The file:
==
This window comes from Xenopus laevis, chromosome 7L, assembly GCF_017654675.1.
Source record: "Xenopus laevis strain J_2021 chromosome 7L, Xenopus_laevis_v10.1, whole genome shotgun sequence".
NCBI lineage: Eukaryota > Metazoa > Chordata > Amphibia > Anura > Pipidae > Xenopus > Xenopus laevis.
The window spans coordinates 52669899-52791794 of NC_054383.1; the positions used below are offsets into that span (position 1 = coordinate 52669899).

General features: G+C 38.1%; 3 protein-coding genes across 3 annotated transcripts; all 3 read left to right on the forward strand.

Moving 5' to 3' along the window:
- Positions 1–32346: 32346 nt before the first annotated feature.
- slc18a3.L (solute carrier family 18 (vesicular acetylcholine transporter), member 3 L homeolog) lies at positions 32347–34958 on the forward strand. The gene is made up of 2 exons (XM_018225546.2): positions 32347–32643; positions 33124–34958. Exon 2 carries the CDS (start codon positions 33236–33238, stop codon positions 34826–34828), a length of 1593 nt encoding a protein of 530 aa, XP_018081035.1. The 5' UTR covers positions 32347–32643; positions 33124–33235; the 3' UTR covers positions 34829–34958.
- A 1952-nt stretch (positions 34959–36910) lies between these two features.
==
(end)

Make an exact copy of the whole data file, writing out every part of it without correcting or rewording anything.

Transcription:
This window comes from Xenopus laevis, chromosome 7L, assembly GCF_017654675.1.
Source record: "Xenopus laevis strain J_2021 chromosome 7L, Xenopus_laevis_v10.1, whole genome shotgun sequence".
NCBI lineage: Eukaryota > Metazoa > Chordata > Amphibia > Anura > Pipidae > Xenopus > Xenopus laevis.
The window spans coordinates 52669899-52791794 of NC_054383.1; the positions used below are offsets into that span (position 1 = coordinate 52669899).

General features: G+C 38.1%; 3 protein-coding genes across 3 annotated transcripts; all 3 read left to right on the forward strand.

Moving 5' to 3' along the window:
- Positions 1–32346: 32346 nt before the first annotated feature.
- slc18a3.L (solute carrier family 18 (vesicular acetylcholine transporter), member 3 L homeolog) lies at positions 32347–34958 on the forward strand. The gene is made up of 2 exons (XM_018225546.2): positions 32347–32643; positions 33124–34958. Exon 2 carries the CDS (start codon positions 33236–33238, stop codon positions 34826–34828), a length of 1593 nt encoding a protein of 530 aa, XP_018081035.1. The 5' UTR covers positions 32347–32643; positions 33124–33235; the 3' UTR covers positions 34829–34958.
- A 1952-nt stretch (positions 34959–36910) lies between these two features.